Plaid Cymru’s electoral success sets stage for 2026 Senedd election

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Plaid Cymru – the Party of Wales – had an excellent general election. They secured four seats in Wales out of 32, increasing their share of the Welsh vote to 14.8%. That’s a rise of 4.9% compared with the 2019 general election.

While the party also won four seats in 2019, changes to electoral constituencies in Wales for this election, reducing the number from 40 to 32, meant existing seats were merged and expanded. Despite this, Plaid Cymru maintained its representation.

Two of its sitting MPs were re-elected in the newly formed constituencies of Dwyfor Meirionydd and Ceredigion and Preseli. The party also triumphed in its target seats of Ynys Môn and Caerfyrddin.

These are significant achievements when you consider the challenges facing Plaid Cymru going into this election.

General elections are always difficult for parties like Plaid Cymru, which only campaign in a specific part of the UK. However well they perform, they will only ever have a few seats in the House of Commons. With an electoral system favouring UK-wide parties, and which typically gives them a majority of seats, there’s little prospect that smaller parties will have a role in forming the next UK government.

Voters have to be convinced that it’s still important for Plaid Cymru to have a presence in the UK parliament. That’s a tough sell during campaigns dominated by national themes and major political parties.

Plaid Cymru also went into the election after a difficult period for the party internally. In recent years, in general and devolved elections, the party has struggled to make any electoral advances beyond its Welsh-speaking heartlands in north and west Wales. This has raised questions about the adequacy of its campaigning strategies and structures.

A report last year highlighted a culture of sexual harassment, bullying and misogyny within the party, leading to the resignation of then leader Adam Price. This election was the first opportunity for voters to assess the party’s efforts to detoxify under new leader Rhun ap Iorwerth.

Despite its commitment to Welsh independence, Plaid Cymru’s election campaign did not heavily emphasise this constitutional goal. A manifesto pledge to “prepare a Green Paper on the path to independence” was given much less prominence than criticisms of the main political parties’ lack of ambition for Wales. And it repeated calls for a fair funding settlement to tackle poorly performing public services and a stagnating economy.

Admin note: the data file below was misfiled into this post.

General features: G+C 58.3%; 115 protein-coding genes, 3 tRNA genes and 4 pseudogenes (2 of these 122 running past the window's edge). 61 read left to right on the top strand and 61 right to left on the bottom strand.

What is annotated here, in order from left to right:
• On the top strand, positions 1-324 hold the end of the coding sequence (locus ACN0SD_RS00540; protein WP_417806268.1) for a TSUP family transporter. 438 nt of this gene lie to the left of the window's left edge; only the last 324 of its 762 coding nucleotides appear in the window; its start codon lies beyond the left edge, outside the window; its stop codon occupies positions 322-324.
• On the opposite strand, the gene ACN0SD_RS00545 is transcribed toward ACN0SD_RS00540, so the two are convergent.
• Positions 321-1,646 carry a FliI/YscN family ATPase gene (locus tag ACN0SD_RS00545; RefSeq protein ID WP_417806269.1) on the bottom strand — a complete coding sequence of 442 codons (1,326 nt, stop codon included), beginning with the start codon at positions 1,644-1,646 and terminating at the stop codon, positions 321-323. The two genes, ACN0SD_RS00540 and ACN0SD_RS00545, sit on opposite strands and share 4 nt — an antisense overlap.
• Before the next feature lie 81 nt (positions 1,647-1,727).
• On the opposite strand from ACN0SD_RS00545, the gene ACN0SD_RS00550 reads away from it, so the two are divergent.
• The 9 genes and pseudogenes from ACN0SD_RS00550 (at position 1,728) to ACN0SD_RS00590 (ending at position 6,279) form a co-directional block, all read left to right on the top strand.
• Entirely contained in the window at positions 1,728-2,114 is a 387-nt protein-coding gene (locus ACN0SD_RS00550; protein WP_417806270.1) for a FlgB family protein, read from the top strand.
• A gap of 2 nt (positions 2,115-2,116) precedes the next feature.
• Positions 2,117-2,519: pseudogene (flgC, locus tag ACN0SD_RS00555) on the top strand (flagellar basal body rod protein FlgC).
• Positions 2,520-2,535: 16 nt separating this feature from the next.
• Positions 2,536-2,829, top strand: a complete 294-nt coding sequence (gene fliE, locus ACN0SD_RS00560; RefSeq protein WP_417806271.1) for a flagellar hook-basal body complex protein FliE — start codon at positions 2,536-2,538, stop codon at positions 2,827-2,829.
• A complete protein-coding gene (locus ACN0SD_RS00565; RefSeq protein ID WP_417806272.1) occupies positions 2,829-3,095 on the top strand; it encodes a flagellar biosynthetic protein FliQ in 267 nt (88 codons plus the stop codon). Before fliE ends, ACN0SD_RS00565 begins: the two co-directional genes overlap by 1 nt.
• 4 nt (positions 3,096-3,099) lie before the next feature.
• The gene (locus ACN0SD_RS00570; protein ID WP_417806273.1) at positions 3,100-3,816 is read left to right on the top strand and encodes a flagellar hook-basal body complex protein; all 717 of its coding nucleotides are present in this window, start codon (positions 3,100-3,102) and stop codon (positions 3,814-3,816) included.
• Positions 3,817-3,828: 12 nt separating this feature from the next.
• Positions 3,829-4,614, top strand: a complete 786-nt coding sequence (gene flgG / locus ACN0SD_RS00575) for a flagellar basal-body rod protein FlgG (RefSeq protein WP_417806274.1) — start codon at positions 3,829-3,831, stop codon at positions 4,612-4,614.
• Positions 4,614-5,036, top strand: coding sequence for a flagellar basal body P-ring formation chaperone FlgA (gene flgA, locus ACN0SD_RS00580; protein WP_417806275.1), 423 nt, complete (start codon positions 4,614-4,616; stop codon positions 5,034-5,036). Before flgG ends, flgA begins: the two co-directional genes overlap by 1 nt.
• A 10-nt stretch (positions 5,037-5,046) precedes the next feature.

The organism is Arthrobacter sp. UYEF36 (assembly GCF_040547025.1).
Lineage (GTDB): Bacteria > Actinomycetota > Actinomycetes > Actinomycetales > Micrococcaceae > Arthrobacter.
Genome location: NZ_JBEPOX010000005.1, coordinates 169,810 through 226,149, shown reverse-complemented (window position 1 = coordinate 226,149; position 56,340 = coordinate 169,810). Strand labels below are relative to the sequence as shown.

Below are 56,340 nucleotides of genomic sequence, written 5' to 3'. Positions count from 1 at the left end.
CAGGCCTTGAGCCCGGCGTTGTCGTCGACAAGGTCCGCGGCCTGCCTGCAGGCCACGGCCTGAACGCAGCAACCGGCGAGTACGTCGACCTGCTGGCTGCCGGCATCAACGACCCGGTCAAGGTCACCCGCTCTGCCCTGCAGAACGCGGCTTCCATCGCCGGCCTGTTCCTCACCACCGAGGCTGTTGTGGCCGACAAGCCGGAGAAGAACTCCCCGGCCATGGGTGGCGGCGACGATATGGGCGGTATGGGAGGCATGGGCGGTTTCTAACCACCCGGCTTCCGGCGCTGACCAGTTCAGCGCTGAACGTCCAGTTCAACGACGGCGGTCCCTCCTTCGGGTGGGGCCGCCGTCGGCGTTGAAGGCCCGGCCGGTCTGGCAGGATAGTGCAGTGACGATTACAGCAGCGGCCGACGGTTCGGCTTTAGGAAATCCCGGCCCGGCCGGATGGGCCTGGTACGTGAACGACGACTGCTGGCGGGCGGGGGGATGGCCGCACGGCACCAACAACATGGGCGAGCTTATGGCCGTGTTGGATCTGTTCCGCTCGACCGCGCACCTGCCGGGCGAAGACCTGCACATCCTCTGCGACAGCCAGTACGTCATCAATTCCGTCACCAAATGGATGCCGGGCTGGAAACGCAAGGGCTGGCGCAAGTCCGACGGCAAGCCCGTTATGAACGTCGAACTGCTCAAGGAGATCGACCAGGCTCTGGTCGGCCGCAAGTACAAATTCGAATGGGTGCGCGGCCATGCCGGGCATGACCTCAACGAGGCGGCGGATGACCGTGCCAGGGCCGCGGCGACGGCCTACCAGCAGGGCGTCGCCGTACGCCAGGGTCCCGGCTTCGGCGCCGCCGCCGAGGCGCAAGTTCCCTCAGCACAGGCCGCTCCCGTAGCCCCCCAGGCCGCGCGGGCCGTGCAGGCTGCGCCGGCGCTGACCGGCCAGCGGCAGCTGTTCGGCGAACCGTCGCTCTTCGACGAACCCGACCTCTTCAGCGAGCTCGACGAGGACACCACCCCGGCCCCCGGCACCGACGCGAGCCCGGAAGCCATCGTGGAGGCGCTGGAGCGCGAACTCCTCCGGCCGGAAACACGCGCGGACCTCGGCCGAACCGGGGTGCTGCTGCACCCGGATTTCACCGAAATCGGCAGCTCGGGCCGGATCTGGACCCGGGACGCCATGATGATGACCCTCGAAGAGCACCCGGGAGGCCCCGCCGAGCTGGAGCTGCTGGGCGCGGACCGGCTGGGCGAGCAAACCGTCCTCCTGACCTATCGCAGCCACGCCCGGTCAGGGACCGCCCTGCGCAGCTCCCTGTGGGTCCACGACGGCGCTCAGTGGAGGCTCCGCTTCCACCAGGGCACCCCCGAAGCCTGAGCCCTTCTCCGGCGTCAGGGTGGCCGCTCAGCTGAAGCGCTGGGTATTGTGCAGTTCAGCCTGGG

These central campaign messages were targeted not only at voters disillusioned with the incumbent Conservative government in Westminster. They also sought to position Plaid Cymru in relation to a Labour Party that has been in government in Wales since 1999 and which was expected to form the next UK government. Such a strategy reflects the multi-level political dynamics of elections in the UK.

For Plaid Cymru, the general election was also a chance to profile itself, and its new leader, ahead of the next elections to the Senedd (Welsh parliament) in 2026. Plaid Cymru will be aiming to lead the next Welsh government from 2026. This general election has already seen it outline its pitch to Welsh voters.

2026 Senedd elections

The next Senedd elections will probably revolve around Welsh Labour’s track record on public services and economic growth. With a Labour government in Westminster, Plaid Cymru will aim to amplify its claims that Labour is failing Wales at all levels of government.

The increasing unpopularity of Labour first minister Vaughan Gething and the adoption of a new wholly proportional electoral system for the next Senedd election enhance Plaid Cymru’s prospects for a breakthrough. The gains in this general election have provided the party with momentum heading into 2026.

The leadership of ap Iorwerth has been a critical factor in this respect. Recent polling suggests the Welsh public think he’s doing a good job in the role.

The challenge now is to maintain this profile and momentum in the run up to 2026. But while the external context may well be favourable for continued electoral growth, the party’s response to these opportunities will be critical.

It will need to balance its long-term ambition for Welsh independence (which a minority of voters in Wales support) with a credible programme for tackling the more immediate challenges facing the country. And it will need a modern, sophisticated campaign that can deliver votes beyond the party’s heartlands and under a very different electoral system.

The Conversation

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Anwen Elias receives funding from the Economic and Social Research Council.

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